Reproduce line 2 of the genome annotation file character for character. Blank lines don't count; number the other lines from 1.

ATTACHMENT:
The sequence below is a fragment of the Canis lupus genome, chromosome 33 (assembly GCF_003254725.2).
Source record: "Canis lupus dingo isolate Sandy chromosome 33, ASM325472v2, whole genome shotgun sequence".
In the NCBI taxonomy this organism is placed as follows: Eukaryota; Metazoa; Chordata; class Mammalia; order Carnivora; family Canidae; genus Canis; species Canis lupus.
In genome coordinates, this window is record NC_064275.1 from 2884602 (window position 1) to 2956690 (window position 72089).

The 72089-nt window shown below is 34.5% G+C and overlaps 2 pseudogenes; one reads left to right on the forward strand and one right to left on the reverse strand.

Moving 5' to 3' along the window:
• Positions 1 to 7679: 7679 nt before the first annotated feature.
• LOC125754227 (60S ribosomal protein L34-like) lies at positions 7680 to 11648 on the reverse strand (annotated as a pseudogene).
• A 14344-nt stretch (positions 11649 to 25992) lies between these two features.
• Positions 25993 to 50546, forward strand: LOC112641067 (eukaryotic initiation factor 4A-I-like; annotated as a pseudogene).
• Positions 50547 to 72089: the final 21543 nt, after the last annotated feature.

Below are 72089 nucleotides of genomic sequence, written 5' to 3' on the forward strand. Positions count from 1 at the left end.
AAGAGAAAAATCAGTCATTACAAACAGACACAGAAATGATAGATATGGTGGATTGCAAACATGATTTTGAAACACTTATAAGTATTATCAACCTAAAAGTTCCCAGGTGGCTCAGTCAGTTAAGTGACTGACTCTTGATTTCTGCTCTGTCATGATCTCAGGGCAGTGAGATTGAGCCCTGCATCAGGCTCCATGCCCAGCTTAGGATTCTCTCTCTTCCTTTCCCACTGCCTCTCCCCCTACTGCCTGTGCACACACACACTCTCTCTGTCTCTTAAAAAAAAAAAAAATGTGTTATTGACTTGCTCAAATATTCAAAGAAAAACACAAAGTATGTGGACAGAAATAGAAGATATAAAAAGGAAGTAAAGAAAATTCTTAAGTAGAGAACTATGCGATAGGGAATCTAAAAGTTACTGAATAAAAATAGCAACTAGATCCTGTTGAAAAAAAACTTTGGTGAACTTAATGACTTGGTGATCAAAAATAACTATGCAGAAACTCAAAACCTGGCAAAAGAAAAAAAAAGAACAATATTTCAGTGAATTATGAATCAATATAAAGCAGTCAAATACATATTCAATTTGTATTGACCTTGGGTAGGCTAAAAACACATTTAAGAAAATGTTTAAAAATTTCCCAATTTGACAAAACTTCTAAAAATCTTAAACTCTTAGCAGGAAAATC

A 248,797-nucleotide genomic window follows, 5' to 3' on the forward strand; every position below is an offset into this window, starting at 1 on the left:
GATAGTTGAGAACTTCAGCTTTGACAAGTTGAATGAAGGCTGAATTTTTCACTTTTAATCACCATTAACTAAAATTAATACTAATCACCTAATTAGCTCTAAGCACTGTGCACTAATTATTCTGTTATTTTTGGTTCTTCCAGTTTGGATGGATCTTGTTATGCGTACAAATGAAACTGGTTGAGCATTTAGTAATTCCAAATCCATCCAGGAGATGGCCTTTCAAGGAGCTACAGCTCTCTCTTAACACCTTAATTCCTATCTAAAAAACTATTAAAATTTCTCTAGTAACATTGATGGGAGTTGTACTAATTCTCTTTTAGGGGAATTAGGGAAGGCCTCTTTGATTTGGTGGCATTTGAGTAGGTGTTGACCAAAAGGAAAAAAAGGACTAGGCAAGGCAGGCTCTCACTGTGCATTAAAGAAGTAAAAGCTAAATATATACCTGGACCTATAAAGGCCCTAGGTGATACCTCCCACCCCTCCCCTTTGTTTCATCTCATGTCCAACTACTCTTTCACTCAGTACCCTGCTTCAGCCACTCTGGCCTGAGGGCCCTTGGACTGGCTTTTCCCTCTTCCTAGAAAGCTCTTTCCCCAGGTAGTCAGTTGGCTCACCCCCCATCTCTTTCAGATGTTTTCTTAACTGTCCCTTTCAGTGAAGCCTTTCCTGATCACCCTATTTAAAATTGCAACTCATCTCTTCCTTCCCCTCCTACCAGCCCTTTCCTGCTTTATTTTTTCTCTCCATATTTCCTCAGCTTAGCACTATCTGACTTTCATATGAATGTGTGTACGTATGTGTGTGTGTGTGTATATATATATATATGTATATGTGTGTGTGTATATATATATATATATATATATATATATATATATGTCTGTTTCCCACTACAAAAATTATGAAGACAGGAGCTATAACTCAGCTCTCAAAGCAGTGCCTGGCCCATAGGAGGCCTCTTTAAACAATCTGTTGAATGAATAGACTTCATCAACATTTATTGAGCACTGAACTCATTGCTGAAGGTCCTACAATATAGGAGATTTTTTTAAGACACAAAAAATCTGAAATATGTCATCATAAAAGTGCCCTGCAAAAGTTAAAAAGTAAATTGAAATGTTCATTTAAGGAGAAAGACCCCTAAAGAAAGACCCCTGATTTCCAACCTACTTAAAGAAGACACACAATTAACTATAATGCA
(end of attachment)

Source record: "Canis lupus dingo isolate Sandy chromosome 33, ASM325472v2, whole genome shotgun sequence".